By Rosalie Anne Cabison
On the 800 block of Stewart St. in downtown Seattle, people gathered around a sandwich board advertising Ezra Dickinson’s performance of ‘Mother for you I made this.’
No theater, no seats, only an assortment of Seattleites wearing headphones on a sidewalk.
Something unique was about to happen.
‘Mother for you I made this’ is the culmination of seven years of work.
“I started making short solos for my schizophenic mother about 7 years ago,” Dickinson said. “Velocity Dance Center and Tonya Lockyear have basically commissioned this work to be created and presented to the city of Seattle.”
His use of the word ‘work’ is very specific. It is not a ‘show’ because the word ‘show’ evokes images of a stage where audiences sit and watch passively. Dickinson did not put on a show so much as a total experience. The work is described as a ‘performed audio tour’ around the streets of downtown Seattle.
A mixture of music, ambient noise and spoken word was broadcasted from a bearded man’s backpack while ushers herded the group through the streets and watched for traffic. Dickinson starts in front of the Greyhound station across the street and danced along the sidewalk and in front of various buildings in Seattle.
His leaps, steps and body lines were so natural and graceful that if not for Dickinson’s charisma, one might have forgotten to pay attention to his movement. It is effortless as a result of years of training.
In an unexpected turn, the side of a parking garage becomes a screen for a projector and the experience becomes a multimedia performance. Dickinson even manages to change costumes and become different characters.
With Seattle as a stage, commanding the attention of an audience is a feat. A dance can be choreographed but it is impossible to choreograph the bustle of a city. Distractions are readily available but Dickinson doesn’t compete. He calls the performance a collection of solo pieces but they are more like duets. His dance partner? The city.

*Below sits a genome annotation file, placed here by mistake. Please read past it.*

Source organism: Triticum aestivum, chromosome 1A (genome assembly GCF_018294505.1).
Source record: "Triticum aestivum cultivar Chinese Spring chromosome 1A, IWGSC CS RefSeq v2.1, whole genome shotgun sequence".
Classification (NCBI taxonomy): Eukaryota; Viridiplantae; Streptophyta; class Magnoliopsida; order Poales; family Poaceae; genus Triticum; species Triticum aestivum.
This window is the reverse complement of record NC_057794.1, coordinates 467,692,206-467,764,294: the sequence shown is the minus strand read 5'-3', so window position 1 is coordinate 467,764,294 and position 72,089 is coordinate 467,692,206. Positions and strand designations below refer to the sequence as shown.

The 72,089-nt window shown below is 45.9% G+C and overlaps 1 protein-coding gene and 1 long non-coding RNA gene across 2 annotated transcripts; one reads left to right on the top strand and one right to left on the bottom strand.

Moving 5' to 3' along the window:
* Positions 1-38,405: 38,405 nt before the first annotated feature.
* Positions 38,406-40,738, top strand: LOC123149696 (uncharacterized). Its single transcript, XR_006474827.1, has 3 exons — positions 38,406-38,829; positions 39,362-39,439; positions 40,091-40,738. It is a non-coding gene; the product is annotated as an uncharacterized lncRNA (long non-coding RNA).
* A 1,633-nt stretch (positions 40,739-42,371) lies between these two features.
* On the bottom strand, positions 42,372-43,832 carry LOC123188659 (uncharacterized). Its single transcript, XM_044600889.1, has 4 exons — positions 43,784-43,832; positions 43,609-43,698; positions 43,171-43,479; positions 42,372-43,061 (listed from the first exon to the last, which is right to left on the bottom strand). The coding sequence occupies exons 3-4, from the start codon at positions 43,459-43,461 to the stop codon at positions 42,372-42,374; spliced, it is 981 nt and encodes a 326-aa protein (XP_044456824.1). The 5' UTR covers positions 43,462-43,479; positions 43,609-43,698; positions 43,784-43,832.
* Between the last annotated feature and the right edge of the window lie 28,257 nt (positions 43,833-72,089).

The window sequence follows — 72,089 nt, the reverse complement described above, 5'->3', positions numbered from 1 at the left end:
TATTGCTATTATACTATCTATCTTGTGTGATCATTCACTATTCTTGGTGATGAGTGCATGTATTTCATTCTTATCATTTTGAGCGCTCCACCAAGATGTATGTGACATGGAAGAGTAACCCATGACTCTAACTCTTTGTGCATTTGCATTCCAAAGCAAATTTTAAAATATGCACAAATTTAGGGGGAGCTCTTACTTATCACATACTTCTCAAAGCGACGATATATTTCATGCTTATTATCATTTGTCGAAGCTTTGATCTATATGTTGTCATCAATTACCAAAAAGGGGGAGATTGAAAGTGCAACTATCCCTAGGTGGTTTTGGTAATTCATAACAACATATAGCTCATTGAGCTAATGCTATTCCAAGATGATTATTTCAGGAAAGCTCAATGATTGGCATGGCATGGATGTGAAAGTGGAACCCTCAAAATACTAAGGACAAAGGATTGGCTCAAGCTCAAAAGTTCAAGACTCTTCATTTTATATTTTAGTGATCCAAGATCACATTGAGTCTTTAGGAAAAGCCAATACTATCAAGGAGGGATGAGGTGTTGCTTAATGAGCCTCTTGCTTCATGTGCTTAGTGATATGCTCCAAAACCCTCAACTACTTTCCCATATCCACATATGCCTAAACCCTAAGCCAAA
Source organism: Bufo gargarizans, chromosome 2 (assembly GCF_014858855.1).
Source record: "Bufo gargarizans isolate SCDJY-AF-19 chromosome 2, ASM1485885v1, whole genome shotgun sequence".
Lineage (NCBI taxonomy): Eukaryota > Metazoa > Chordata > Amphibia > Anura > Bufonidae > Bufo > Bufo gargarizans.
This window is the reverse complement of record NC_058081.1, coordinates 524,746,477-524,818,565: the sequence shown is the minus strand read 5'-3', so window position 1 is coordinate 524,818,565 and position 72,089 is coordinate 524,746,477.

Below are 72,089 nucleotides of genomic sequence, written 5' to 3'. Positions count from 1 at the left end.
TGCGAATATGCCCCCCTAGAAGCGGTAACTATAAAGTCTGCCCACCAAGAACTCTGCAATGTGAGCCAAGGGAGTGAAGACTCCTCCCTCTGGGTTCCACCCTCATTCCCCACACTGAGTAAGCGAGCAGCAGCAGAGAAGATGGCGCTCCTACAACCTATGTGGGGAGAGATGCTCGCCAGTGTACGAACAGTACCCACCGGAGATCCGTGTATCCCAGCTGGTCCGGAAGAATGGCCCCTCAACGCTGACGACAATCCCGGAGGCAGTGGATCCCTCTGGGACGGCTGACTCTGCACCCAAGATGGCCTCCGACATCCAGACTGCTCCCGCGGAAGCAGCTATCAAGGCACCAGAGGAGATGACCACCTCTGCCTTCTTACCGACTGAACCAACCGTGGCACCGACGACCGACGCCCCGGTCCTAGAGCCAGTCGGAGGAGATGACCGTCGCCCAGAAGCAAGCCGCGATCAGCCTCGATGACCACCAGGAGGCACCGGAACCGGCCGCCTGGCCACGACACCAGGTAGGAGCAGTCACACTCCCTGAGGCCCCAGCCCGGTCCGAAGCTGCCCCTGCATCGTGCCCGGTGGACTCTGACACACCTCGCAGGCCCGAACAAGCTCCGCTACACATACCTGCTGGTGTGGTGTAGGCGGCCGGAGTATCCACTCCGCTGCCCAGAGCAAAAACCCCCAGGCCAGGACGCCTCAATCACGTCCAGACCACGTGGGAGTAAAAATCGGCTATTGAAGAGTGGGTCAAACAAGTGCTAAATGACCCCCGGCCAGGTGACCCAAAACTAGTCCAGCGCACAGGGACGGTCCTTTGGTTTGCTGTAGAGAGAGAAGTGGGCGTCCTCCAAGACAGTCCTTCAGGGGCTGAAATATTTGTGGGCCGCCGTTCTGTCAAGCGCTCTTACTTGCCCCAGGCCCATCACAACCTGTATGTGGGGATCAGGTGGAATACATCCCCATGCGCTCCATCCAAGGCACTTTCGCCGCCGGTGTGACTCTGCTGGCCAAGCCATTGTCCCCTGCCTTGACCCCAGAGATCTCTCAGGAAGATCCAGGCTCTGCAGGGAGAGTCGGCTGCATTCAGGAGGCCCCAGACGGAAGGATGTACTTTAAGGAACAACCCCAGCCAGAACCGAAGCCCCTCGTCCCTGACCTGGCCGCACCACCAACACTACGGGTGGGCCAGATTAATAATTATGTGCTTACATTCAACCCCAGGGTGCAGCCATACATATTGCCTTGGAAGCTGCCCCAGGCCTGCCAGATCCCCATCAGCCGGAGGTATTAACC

Buses and bicyclists sped by to obstruct viewing and add a sense of spontaneity. Parked cars and pedestrians formed a living set and even the wait for crosswalk lights to change became part of the dance.
Passersby occasionally stopped, curious about the peculiar man dancing in the street and Dickinson’s lack of inhibition is apparent. A lack of inhibition is part of what makes someone a dancer:
“I think anyone can call themselves a dancer … I think it’s one of the most natural things that us as humans have. We’ve probably been doing it longer than anything else other than breathing, eating, sleeping. I think this idea that one is or isn’t a dancer isn’t really so much of a question to me. It’s more about just giving yourself the permission to feel movement and feel yourself.”
There is another thing that distracts from Dickinson’s dance and that is the message of the piece. Dance ceases to be steps in time to music and becomes a translation of Dickinson’s feelings for the audience. It is an expression of a son’s feelings towards his schizophrenic mother, but it takes on a life as an expression of activism advocating improved care for mental illness.
“I have known what it’s like to feel alone on this subject but as I’ve made this piece and moved forward I have realized that there is a community of people that have shared this same feeling … by making this work I’ve been confronted with this voice of the community that has come behind me and that’s almost raised up and has rejoiced in the fact that I can speak about this and that I’ve given permission to others to speak about this.”
The experience ended with Freeway Park as a theater, the audience watching from the benches. After applause, tears and sniffling are apparent as audience members hand back their headphones.
This post is part of a series that explores the dynamic between passion and profession through the lens of members of the Velocity Dance Center community. See also: “Who Are You and What Do You Do?“